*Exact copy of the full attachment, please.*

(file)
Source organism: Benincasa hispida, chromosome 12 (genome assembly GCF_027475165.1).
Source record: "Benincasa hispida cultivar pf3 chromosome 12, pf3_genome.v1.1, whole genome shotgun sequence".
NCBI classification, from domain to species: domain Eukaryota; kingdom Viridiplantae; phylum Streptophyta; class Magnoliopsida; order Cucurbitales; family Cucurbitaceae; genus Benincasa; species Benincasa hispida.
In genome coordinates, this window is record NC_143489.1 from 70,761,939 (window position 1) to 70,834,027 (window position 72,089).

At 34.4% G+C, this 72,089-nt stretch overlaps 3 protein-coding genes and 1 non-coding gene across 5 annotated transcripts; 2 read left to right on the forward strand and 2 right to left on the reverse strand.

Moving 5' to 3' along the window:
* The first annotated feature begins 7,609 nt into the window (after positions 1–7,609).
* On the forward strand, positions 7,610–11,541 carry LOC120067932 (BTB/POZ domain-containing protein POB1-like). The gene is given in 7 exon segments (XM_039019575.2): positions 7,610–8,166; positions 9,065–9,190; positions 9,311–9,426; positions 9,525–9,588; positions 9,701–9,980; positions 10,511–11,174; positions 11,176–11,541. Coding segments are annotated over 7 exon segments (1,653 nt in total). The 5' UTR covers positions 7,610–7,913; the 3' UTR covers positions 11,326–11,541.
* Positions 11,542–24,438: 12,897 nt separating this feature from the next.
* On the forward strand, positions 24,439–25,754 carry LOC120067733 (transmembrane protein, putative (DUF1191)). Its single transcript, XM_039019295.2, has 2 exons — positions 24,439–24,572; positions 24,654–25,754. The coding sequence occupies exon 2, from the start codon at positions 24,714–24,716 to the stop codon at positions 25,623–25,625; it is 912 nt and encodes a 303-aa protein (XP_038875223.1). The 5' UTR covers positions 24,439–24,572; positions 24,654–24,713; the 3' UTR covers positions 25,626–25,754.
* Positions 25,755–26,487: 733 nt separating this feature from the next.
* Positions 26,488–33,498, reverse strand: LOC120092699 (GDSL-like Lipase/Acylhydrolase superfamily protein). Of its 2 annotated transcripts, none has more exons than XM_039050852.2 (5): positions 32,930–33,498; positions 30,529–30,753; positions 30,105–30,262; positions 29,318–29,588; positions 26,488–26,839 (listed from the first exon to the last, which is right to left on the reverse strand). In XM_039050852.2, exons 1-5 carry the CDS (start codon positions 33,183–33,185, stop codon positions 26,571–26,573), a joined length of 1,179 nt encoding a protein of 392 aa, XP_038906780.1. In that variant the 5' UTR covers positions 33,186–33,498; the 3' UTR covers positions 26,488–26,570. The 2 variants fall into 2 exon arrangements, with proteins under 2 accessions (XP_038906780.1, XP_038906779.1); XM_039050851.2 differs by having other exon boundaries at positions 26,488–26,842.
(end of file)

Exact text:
Source organism: Benincasa hispida, chromosome 12 (genome assembly GCF_027475165.1).
Source record: "Benincasa hispida cultivar pf3 chromosome 12, pf3_genome.v1.1, whole genome shotgun sequence".
NCBI classification, from domain to species: domain Eukaryota; kingdom Viridiplantae; phylum Streptophyta; class Magnoliopsida; order Cucurbitales; family Cucurbitaceae; genus Benincasa; species Benincasa hispida.
In genome coordinates, this window is record NC_143489.1 from 70,761,939 (window position 1) to 70,834,027 (window position 72,089).

At 34.4% G+C, this 72,089-nt stretch overlaps 3 protein-coding genes and 1 non-coding gene across 5 annotated transcripts; 2 read left to right on the forward strand and 2 right to left on the reverse strand.

Moving 5' to 3' along the window:
* The first annotated feature begins 7,609 nt into the window (after positions 1–7,609).
* On the forward strand, positions 7,610–11,541 carry LOC120067932 (BTB/POZ domain-containing protein POB1-like). The gene is given in 7 exon segments (XM_039019575.2): positions 7,610–8,166; positions 9,065–9,190; positions 9,311–9,426; positions 9,525–9,588; positions 9,701–9,980; positions 10,511–11,174; positions 11,176–11,541. Coding segments are annotated over 7 exon segments (1,653 nt in total). The 5' UTR covers positions 7,610–7,913; the 3' UTR covers positions 11,326–11,541.
* Positions 11,542–24,438: 12,897 nt separating this feature from the next.
* On the forward strand, positions 24,439–25,754 carry LOC120067733 (transmembrane protein, putative (DUF1191)). Its single transcript, XM_039019295.2, has 2 exons — positions 24,439–24,572; positions 24,654–25,754. The coding sequence occupies exon 2, from the start codon at positions 24,714–24,716 to the stop codon at positions 25,623–25,625; it is 912 nt and encodes a 303-aa protein (XP_038875223.1). The 5' UTR covers positions 24,439–24,572; positions 24,654–24,713; the 3' UTR covers positions 25,626–25,754.
* Positions 25,755–26,487: 733 nt separating this feature from the next.
* Positions 26,488–33,498, reverse strand: LOC120092699 (GDSL-like Lipase/Acylhydrolase superfamily protein). Of its 2 annotated transcripts, none has more exons than XM_039050852.2 (5): positions 32,930–33,498; positions 30,529–30,753; positions 30,105–30,262; positions 29,318–29,588; positions 26,488–26,839 (listed from the first exon to the last, which is right to left on the reverse strand). In XM_039050852.2, exons 1-5 carry the CDS (start codon positions 33,183–33,185, stop codon positions 26,571–26,573), a joined length of 1,179 nt encoding a protein of 392 aa, XP_038906780.1. In that variant the 5' UTR covers positions 33,186–33,498; the 3' UTR covers positions 26,488–26,570. The 2 variants fall into 2 exon arrangements, with proteins under 2 accessions (XP_038906780.1, XP_038906779.1); XM_039050851.2 differs by having other exon boundaries at positions 26,488–26,842.